|University of California, Berkeley|
|Directory News Site Map Home|
|Jepson eFlora: Taxon page
Key to families | Table of families and genera
Indexes to all accepted names and synonyms:
| A | B | C | D | E | F | G | H | I | J | K | L | M | N | O | P | Q | R | S | T | U | V | W | X | Y | Z |
Annual to woody perennial herb; roots generally fibrous. Stem: generally round, hollow; nodes swollen, solid. Leaf: alternate, 2-ranked, generally linear, parallel-veined; sheath generally open; ligule membranous or hairy, at blade base. Inflorescence: various (of generally many spikelets). Spikelet: glumes generally 2; florets (lemma, palea, flower) 1–many; lemma generally membranous, sometimes glume-like; palea generally ± transparent, ± enclosed by lemma. Flower: generally bisexual, minute; perianth vestigial; stamens generally 3; stigmas generally 2, generally plumose. Fruit: grain, sometimes achene- or utricle-like.
650–900 genera; ± 10550 species: worldwide; greatest economic importance of any family (wheat, rice, maize, millet, sorghum, sugar cane, forage crops, ornamental, weeds; thatching, weaving, building materials). [Barkworth et al. 2003 FNANM:25; Barkworth et al. 2007 FNANM:24] Generally wind-pollinated. Achnatherum, Ampelodesmos, Hesperostipa, Nassella, Piptatherum, Piptochaetium, Ptilagrostis moved to Stipa; Elytrigia, Leymus, Pascopyrum, Pseudoroegneria, Taeniatherum to Elymus; Hierochloe to Anthoxanthum; Lolium, Vulpia to Festuca; Lycurus to Muhlenbergia; Monanthochloe to Distichlis; Pleuraphis to Hilaria; Rhynchelytrum to Melinis. The following taxa (in genera not included here), recorded in California from historical collections or reported in literature, are extirpated, lacking vouchers, or not considered naturalized: Acrachne racemosa (Roth) Ohwi, Allolepis texana (Vasey) Soderstr. & H.F. Decker, Amphibromus nervosus (Hook. f.) Baill., Axonopus affinis Chase, Axonopus fissifolius (Raddi) Kuhlm., Coix lacryma-jobi L., Cutandia memphitica (Spreng.) K. Richt., Dinebra retroflexa (Vahl) Panz., Eremochloa ciliaris (L.) Merr., Eustachys distichophylla (Lag.) Nees, Gaudinia fragilis (L.) P. Beauv., Miscanthus sinensis Andersson, Neyraudia arundinacea (L.) Henrard, Phyllostachys aurea Rivière & C. Rivière, Phyllostachys bambusoides Siebold & Zuccarini, Rottboellia cochinchinensis (Lour.) Clayton, Schedonnardus paniculatus (Nutt.) Branner & Coville, Schizachyrium cirratum (Hack.) Wooton & Standl., Schizachyrium scoparium (Michx.) Nash, Themeda quadrivalvis (L.) Kuntze, Thysanolaena latifolia (Hornem.) Honda, Tribolium obliterum (Hemsl.) Renvoize, Zea mays L., Zizania palustris L. var. interior (Fassett) Dore, Zoysia japonica Steud. Paspalum pubiflorum E. Fourn., Paspalum quadrifarium Lam., are now reported for southern California (J Bot Res Inst Texas 4:761–770). See Glossary p. 30 for illustrations of general family characteristics. —Scientific Editors: James P. Smith, Jr., J. Travis Columbus, Dieter H. Wilken.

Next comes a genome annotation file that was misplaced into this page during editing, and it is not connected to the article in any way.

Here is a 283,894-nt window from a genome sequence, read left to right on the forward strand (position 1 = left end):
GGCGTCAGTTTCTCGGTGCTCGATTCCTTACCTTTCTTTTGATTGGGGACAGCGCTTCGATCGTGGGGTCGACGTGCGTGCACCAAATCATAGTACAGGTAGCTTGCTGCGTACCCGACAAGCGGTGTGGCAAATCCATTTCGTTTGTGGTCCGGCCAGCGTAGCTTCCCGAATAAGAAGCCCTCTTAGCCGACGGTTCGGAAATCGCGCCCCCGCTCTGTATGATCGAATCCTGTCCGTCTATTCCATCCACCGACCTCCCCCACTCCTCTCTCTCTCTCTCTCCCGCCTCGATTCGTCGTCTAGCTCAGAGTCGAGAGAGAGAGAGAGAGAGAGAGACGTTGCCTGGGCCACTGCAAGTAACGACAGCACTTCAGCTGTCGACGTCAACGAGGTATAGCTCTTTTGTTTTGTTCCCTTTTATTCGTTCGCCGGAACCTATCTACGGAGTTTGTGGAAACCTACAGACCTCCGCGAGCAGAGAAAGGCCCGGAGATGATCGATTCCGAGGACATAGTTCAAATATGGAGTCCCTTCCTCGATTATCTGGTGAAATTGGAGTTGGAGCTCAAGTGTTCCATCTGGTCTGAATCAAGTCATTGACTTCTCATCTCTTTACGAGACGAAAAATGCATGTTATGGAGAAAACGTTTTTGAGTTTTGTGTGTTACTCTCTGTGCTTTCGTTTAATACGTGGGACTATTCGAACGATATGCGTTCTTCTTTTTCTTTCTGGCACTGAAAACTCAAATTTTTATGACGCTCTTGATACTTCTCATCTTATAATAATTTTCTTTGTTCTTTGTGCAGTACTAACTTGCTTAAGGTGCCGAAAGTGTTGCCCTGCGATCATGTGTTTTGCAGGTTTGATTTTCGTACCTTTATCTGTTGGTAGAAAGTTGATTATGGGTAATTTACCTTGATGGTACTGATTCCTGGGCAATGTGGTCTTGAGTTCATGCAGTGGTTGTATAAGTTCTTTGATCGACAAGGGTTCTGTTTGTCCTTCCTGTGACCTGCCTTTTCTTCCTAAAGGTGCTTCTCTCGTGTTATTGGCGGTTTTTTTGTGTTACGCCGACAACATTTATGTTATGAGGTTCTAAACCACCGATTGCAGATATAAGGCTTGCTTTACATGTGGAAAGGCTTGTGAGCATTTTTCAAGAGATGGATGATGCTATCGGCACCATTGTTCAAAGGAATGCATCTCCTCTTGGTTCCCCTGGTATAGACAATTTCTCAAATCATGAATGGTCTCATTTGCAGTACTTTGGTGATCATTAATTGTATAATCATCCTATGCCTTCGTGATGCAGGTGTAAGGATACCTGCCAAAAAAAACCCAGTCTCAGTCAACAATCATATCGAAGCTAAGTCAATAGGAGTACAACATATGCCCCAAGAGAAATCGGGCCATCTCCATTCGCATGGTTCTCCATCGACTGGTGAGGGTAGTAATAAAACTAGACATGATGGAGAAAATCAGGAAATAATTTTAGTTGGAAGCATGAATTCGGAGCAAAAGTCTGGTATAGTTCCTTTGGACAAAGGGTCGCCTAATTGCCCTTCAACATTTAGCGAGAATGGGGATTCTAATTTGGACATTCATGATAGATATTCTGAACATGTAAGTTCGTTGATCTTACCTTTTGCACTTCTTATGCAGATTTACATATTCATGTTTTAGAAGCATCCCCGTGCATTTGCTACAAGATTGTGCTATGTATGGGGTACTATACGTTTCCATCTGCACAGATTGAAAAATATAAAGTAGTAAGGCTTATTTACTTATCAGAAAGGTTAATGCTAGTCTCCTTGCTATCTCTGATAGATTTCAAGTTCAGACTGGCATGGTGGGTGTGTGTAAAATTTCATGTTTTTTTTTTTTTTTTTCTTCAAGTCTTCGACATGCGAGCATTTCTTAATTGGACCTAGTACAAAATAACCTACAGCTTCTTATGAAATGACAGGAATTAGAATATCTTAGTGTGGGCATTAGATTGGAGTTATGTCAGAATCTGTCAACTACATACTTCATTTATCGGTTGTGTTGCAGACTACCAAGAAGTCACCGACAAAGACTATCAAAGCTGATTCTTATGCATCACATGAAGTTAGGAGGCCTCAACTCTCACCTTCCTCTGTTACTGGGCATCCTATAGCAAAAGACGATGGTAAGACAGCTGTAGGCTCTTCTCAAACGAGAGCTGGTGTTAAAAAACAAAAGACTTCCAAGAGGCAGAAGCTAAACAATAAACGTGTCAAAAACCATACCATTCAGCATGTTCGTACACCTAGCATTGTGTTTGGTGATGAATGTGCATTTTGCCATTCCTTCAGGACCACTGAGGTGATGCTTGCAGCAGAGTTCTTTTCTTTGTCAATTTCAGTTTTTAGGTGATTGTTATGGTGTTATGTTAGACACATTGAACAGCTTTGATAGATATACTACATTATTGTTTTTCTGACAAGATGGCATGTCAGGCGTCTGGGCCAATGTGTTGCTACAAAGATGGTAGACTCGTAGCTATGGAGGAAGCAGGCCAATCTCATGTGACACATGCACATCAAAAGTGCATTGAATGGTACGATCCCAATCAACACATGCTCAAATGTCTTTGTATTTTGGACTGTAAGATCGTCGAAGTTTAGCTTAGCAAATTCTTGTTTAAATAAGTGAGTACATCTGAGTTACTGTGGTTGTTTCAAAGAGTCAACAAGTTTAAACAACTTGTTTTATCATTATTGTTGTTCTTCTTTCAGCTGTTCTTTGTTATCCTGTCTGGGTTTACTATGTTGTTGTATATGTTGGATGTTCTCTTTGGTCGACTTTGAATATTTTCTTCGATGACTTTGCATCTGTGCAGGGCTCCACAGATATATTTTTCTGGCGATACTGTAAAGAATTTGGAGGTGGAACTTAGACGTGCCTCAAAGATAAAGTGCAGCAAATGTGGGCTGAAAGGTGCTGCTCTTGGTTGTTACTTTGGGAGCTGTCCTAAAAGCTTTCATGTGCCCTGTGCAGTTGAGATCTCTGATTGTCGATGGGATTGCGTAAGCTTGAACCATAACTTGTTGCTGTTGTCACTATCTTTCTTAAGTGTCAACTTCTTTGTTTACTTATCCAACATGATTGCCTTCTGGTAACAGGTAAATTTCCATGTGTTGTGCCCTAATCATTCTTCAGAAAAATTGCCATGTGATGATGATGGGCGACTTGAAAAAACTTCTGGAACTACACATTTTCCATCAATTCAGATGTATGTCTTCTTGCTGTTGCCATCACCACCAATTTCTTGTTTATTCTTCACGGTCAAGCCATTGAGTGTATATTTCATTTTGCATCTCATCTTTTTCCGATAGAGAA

Unabridged references: [Hitchcock 1951 Manual grasses US, USDA Misc Publ 200; Clayton & Renvoise 1986 Kew Bull Add Series 13]
Key to Poaceae
Shrub- or tree-like perennial herb; rhizomes elongate. Stem: erect or nodding, woody, persistent, 1–35 m, 3–20 cm thick; internodes flattened, furrowed above nodes; generally 2 unequal branches per node. Leaf: main stem leaves early-deciduous, auricles and bristles present or 0; blade glossy, thickened, indistinctly cross-veined, base constricted above sheath, forming false petiole. Inflorescence: compound, panicle-like, open or congested, sometimes spike- or head-like. Spikelet: laterally compressed to rounded, 18–20 mm; glumes 0–3, < adjacent lemma, awn 0; florets 2–several, variously fertile or sterile, breaking above glumes; lemmas lanceolate to ovate, awned or awn 0; palea < lemma, strongly to faintly 2-keeled; anthers 3.
± 50 species: Himalayas to Japan, especially China. (Greek: leaf spike, in reference to the "leafy" false spikelet) [Haubrich 1980 J Amer Bamboo Soc 1:48–92; Stapleton & Barkworth 2007 FNANM 24:25–27] Most frequently cultivated of hardy bamboos; of considerable economic importance as a source of building material, paper, fishing poles, walking sticks, edible shoots, etc, especially in Asia. Japanese arrow bamboo, Pseudosasa japonica (Steud.) Nakai, is reported from 2 urban sites in Orange Co. and hedge bamboo, Bambusa multiplex (Lour.) Schult. & Schult. f., is known from a single urban Pollard collection in Santa Barbara Co. Neither has been recollected in several decades.
Previous taxon: Phragmites australis
Next taxon: Phyllostachys aurea
Citation for the whole project: Jepson Flora Project (eds.) 2013. Jepson eFlora, http://ucjeps.berkeley.edu/IJM.html, accessed on Jul 1 2015
Citation for this treatment: [Author of taxon treatment] 2013. Phyllostachys, in Jepson Flora Project (eds.) Jepson eFlora, http://ucjeps.berkeley.edu/cgi-bin/get_IJM.pl?tid=11141, accessed on Jul 1 2015
Copyright © 2014 Regents of the University of California
We encourage links to these pages, but the content may not be downloaded for reposting, repackaging, redistributing, or sale in any form, without written permission from The Jepson Herbarium.
| Markers link to CCH specimen records. If the markers are obscured, reload the page [or change window size and reload]. Yellow markers indicate records that may provide evidence for eFlora range revision or may have georeferencing or identification issues.
READ ABOUT YELLOW FLAGS
View elevation by latitude chart
| Data provided by the participants of the Consortium of California Herbaria.
View all CCH records